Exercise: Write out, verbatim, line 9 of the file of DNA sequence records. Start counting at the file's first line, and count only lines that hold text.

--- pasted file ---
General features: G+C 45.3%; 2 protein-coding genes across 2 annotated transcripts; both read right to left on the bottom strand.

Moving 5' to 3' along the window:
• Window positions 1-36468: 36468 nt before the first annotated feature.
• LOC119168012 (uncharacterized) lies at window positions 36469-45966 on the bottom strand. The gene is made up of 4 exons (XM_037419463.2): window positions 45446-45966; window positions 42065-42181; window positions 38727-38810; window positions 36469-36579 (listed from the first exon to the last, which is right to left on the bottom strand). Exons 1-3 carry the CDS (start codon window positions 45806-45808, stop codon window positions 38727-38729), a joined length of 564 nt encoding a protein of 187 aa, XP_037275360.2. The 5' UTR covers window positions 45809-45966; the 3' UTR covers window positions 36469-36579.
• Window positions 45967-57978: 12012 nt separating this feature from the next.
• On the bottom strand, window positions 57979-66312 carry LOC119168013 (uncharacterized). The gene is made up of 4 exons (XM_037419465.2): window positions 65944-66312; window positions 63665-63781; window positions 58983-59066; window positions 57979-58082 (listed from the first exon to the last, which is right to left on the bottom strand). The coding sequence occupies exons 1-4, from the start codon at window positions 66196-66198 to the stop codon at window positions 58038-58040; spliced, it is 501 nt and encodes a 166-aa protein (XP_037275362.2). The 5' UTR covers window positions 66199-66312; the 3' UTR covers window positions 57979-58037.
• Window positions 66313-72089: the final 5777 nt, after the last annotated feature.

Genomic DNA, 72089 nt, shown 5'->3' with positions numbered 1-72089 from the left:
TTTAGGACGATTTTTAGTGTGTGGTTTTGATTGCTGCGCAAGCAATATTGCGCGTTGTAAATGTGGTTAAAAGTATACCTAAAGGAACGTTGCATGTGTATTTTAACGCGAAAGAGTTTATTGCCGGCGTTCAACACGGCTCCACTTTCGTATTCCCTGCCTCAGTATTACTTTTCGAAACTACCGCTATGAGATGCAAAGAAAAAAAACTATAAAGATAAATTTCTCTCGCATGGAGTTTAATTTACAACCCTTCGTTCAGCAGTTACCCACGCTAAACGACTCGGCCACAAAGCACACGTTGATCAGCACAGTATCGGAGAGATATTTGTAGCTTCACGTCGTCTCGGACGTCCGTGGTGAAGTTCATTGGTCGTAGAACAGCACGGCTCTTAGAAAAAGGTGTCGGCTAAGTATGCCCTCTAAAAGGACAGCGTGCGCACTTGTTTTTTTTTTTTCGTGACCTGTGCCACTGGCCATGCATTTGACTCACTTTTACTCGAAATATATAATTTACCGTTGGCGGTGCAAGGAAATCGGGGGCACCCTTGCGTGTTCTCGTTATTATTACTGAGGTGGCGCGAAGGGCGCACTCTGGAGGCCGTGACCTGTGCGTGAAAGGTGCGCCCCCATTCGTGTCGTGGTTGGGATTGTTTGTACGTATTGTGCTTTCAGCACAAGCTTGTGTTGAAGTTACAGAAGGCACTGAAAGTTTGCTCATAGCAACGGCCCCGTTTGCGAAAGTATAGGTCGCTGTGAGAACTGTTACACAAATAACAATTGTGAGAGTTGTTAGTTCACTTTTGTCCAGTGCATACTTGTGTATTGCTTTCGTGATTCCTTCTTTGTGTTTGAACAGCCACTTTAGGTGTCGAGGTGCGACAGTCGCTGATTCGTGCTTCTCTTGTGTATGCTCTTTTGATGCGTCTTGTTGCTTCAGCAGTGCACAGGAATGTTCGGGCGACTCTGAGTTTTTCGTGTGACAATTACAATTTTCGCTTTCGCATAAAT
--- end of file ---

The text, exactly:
TTTAGGACGATTTTTAGTGTGTGGTTTTGATTGCTGCGCAAGCAATATTGCGCGTTGTAAATGTGGTTAAAAGTATACCTAAAGGAACGTTGCATGTGTATTTTAACGCGAAAGAGTTTATTGCCGGCGTTCAACACGGCTCCACTTTCGTATTCCCTGCCTCAGTATTACTTTTCGAAACTACCGCTATGAGATGCAAAGAAAAAAAACTATAAAGATAAATTTCTCTCGCATGGAGTTTAATTTACAACCCTTCGTTCAGCAGTTACCCACGCTAAACGACTCGGCCACAAAGCACACGTTGATCAGCACAGTATCGGAGAGATATTTGTAGCTTCACGTCGTCTCGGACGTCCGTGGTGAAGTTCATTGGTCGTAGAACAGCACGGCTCTTAGAAAAAGGTGTCGGCTAAGTATGCCCTCTAAAAGGACAGCGTGCGCACTTGTTTTTTTTTTTTCGTGACCTGTGCCACTGGCCATGCATTTGACTCACTTTTACTCGAAATATATAATTTACCGTTGGCGGTGCAAGGAAATCGGGGGCACCCTTGCGTGTTCTCGTTATTATTACTGAGGTGGCGCGAAGGGCGCACTCTGGAGGCCGTGACCTGTGCGTGAAAGGTGCGCCCCCATTCGTGTCGTGGTTGGGATTGTTTGTACGTATTGTGCTTTCAGCACAAGCTTGTGTTGAAGTTACAGAAGGCACTGAAAGTTTGCTCATAGCAACGGCCCCGTTTGCGAAAGTATAGGTCGCTGTGAGAACTGTTACACAAATAACAATTGTGAGAGTTGTTAGTTCACTTTTGTCCAGTGCATACTTGTGTATTGCTTTCGTGATTCCTTCTTTGTGTTTGAACAGCCACTTTAGGTGTCGAGGTGCGACAGTCGCTGATTCGTGCTTCTCTTGTGTATGCTCTTTTGATGCGTCTTGTTGCTTCAGCAGTGCACAGGAATGTTCGGGCGACTCTGAGTTTTTCGTGTGACAATTACAATTTTCGCTTTCGCATAAAT